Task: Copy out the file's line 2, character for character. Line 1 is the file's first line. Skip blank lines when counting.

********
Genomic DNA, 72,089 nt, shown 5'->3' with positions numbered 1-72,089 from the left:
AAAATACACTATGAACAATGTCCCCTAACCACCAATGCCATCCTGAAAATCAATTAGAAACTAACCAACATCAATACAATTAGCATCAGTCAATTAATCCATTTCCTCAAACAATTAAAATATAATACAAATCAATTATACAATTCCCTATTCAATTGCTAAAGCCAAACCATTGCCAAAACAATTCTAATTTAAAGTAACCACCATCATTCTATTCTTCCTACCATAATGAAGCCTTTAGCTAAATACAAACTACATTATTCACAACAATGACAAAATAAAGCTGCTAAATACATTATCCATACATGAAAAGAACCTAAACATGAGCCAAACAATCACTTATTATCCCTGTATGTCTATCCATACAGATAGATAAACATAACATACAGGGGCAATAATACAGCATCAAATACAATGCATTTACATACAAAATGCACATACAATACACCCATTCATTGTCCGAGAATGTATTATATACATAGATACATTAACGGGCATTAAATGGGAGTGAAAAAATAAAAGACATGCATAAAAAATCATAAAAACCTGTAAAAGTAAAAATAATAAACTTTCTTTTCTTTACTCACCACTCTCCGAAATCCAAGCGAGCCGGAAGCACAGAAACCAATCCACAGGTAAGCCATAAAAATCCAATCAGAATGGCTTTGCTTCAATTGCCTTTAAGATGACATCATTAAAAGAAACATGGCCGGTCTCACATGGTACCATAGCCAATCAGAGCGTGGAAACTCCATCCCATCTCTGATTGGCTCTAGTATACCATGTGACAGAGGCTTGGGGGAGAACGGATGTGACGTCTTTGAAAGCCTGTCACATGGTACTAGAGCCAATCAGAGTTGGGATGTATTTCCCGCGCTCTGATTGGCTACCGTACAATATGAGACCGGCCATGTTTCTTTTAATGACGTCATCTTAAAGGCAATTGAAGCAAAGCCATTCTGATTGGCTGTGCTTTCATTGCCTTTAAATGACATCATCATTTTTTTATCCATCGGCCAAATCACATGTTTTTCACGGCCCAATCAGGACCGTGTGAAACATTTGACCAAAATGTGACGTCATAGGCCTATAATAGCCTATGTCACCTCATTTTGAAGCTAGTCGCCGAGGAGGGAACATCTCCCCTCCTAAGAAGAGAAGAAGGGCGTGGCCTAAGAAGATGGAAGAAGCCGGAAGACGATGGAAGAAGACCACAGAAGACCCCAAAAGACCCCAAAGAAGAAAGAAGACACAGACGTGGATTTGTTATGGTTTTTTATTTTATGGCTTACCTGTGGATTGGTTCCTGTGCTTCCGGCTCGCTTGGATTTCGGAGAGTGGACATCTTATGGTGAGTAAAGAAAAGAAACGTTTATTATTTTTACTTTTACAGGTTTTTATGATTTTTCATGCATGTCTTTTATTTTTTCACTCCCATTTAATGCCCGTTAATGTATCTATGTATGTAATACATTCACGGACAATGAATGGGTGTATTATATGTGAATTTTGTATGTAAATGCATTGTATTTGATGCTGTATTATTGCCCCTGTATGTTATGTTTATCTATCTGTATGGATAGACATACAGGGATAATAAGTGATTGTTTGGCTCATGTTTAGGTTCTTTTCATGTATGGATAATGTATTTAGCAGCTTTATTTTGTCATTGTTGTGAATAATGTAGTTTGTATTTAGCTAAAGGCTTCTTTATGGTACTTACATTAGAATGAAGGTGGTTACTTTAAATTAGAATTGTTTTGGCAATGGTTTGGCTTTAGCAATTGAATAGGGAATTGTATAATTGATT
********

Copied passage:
AAAATACACTATGAACAATGTCCCCTAACCACCAATGCCATCCTGAAAATCAATTAGAAACTAACCAACATCAATACAATTAGCATCAGTCAATTAATCCATTTCCTCAAACAATTAAAATATAATACAAATCAATTATACAATTCCCTATTCAATTGCTAAAGCCAAACCATTGCCAAAACAATTCTAATTTAAAGTAACCACCATCATTCTATTCTTCCTACCATAATGAAGCCTTTAGCTAAATACAAACTACATTATTCACAACAATGACAAAATAAAGCTGCTAAATACATTATCCATACATGAAAAGAACCTAAACATGAGCCAAACAATCACTTATTATCCCTGTATGTCTATCCATACAGATAGATAAACATAACATACAGGGGCAATAATACAGCATCAAATACAATGCATTTACATACAAAATGCACATACAATACACCCATTCATTGTCCGAGAATGTATTATATACATAGATACATTAACGGGCATTAAATGGGAGTGAAAAAATAAAAGACATGCATAAAAAATCATAAAAACCTGTAAAAGTAAAAATAATAAACTTTCTTTTCTTTACTCACCACTCTCCGAAATCCAAGCGAGCCGGAAGCACAGAAACCAATCCACAGGTAAGCCATAAAAATCCAATCAGAATGGCTTTGCTTCAATTGCCTTTAAGATGACATCATTAAAAGAAACATGGCCGGTCTCACATGGTACCATAGCCAATCAGAGCGTGGAAACTCCATCCCATCTCTGATTGGCTCTAGTATACCATGTGACAGAGGCTTGGGGGAGAACGGATGTGACGTCTTTGAAAGCCTGTCACATGGTACTAGAGCCAATCAGAGTTGGGATGTATTTCCCGCGCTCTGATTGGCTACCGTACAATATGAGACCGGCCATGTTTCTTTTAATGACGTCATCTTAAAGGCAATTGAAGCAAAGCCATTCTGATTGGCTGTGCTTTCATTGCCTTTAAATGACATCATCATTTTTTTATCCATCGGCCAAATCACATGTTTTTCACGGCCCAATCAGGACCGTGTGAAACATTTGACCAAAATGTGACGTCATAGGCCTATAATAGCCTATGTCACCTCATTTTGAAGCTAGTCGCCGAGGAGGGAACATCTCCCCTCCTAAGAAGAGAAGAAGGGCGTGGCCTAAGAAGATGGAAGAAGCCGGAAGACGATGGAAGAAGACCACAGAAGACCCCAAAAGACCCCAAAGAAGAAAGAAGACACAGACGTGGATTTGTTATGGTTTTTTATTTTATGGCTTACCTGTGGATTGGTTCCTGTGCTTCCGGCTCGCTTGGATTTCGGAGAGTGGACATCTTATGGTGAGTAAAGAAAAGAAACGTTTATTATTTTTACTTTTACAGGTTTTTATGATTTTTCATGCATGTCTTTTATTTTTTCACTCCCATTTAATGCCCGTTAATGTATCTATGTATGTAATACATTCACGGACAATGAATGGGTGTATTATATGTGAATTTTGTATGTAAATGCATTGTATTTGATGCTGTATTATTGCCCCTGTATGTTATGTTTATCTATCTGTATGGATAGACATACAGGGATAATAAGTGATTGTTTGGCTCATGTTTAGGTTCTTTTCATGTATGGATAATGTATTTAGCAGCTTTATTTTGTCATTGTTGTGAATAATGTAGTTTGTATTTAGCTAAAGGCTTCTTTATGGTACTTACATTAGAATGAAGGTGGTTACTTTAAATTAGAATTGTTTTGGCAATGGTTTGGCTTTAGCAATTGAATAGGGAATTGTATAATTGATT